Belarus: Press freedom violations July 2019
06 Aug 2019

Index on Censorship’s Monitoring and Advocating for Media Freedom project tracks press freedom violations in five countries: Azerbaijan, Belarus, Russia, Turkey and Ukraine. Learn more.

2 Incidents

Ministry spokeswoman obscenely answers journalist’s request for comment

Zmitser Pankavets

15 July 2019 – The independent newspaper Nasha Niva appealed to Zinaida Biareshchanka, a spokesperson for the Ministry of Agriculture, to comment on the fact that Deputy Minister of Agriculture Ihar Brylo posted a picture on Instagram in which he posed in a t-shirt that read “Russia” while at the Barysau enterprise Zdravushka. The media drew attention to this case and the official closed his account.

In the first conversation with journalist Zmitser Pankavets, Biareshchanka promised to talk to Ihar Brylo, and during the second conversation her mood changed significantly. She refused in an obscene form to answer the questions saying: “Look, stop politicising where it is not necessary to do it. Stop putting in the heads of society that should not be put in.”

The next day, the spokesperson apologised to the journalist for her ‘emotionality’ through Facebook.


Categories: Blocked Access, Offline Defamation/Discredit/Harassment/Verbal Abuse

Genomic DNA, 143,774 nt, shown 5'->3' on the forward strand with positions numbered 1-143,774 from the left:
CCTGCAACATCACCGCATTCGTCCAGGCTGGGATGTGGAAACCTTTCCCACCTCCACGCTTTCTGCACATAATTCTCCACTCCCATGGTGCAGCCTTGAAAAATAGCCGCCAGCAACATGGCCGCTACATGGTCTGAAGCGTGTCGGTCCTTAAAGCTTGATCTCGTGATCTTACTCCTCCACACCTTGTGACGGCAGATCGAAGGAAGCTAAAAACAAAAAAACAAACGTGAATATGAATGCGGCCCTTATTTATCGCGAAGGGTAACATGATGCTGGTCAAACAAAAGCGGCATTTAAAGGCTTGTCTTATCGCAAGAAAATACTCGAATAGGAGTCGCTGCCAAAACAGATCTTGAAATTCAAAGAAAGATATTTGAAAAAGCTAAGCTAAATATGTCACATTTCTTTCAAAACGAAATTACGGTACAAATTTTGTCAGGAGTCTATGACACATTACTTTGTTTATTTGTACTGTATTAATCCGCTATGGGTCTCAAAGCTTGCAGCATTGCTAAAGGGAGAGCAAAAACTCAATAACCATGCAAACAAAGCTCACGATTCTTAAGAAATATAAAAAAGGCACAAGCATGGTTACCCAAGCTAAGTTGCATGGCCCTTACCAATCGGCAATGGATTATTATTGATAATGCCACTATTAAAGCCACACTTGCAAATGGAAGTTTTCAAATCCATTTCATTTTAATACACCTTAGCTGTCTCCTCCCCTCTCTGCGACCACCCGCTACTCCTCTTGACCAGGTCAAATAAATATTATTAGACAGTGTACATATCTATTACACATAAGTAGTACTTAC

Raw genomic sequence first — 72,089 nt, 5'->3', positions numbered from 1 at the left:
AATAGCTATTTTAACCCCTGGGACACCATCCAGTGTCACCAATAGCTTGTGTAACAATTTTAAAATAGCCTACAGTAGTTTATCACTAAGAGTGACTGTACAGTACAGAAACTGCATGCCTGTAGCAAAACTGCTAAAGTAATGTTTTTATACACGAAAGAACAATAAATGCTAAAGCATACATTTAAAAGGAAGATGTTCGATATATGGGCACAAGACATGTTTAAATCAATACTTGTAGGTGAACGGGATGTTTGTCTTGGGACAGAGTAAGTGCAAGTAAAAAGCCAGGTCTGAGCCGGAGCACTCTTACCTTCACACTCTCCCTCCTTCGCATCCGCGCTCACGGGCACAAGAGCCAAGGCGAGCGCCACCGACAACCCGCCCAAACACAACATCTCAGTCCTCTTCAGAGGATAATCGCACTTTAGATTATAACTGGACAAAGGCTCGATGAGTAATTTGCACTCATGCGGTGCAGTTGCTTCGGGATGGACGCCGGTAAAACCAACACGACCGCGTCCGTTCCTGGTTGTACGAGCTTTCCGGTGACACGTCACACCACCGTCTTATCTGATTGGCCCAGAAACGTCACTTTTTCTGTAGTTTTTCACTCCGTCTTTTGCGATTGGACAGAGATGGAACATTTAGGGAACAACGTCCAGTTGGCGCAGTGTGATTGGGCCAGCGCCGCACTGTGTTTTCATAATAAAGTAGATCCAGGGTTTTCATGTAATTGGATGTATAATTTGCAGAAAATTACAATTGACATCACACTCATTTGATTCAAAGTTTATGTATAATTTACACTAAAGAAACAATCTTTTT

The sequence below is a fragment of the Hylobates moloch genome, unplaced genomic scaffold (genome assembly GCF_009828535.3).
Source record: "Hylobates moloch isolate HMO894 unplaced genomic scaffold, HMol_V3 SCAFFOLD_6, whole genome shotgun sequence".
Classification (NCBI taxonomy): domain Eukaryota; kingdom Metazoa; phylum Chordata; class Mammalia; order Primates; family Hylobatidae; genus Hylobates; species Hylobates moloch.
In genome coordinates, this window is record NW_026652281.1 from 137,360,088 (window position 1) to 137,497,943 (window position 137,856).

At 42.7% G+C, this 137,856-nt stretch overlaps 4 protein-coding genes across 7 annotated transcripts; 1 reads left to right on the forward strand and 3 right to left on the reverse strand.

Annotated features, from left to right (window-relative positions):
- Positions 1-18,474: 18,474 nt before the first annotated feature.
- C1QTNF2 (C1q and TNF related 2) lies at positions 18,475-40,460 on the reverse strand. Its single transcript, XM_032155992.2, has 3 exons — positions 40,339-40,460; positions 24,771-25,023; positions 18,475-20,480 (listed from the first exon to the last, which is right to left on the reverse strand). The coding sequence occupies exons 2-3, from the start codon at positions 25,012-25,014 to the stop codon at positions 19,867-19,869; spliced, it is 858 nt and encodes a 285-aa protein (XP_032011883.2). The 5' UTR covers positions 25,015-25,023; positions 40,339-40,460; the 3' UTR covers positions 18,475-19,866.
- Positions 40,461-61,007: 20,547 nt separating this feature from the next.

Source of violation: Government/State Agency/Public official(s)/Political party

Belsat TV crew detained

9 July 2019 – The police detained Belsat TV journalist Ihar Kuley and camerapersons Syarhei Kavaliou and Maksim Harchanok who were filming an episode of the program Belsat Near You in the local market of the Brest region town of Hantsavichy. The police officers told them to go to the police station claiming that they were not allowed to film and forced them to turn off their cameras. After the police investigated, the journalists were released. 


Categories: Arrest/Detention/Interrogation, Blocked Access

Source of violation: Police/State Agency

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Strategic lawsuits against public participation (SLAPPs) are brought by powerful and wealthy entities against public watchdogs in an effort to compel them to withhold or remove critical coverage, even if it is accurate and in the public interest. When SLAPPs successfully drive information out of the public domain, they can make it difficult to hold [...]

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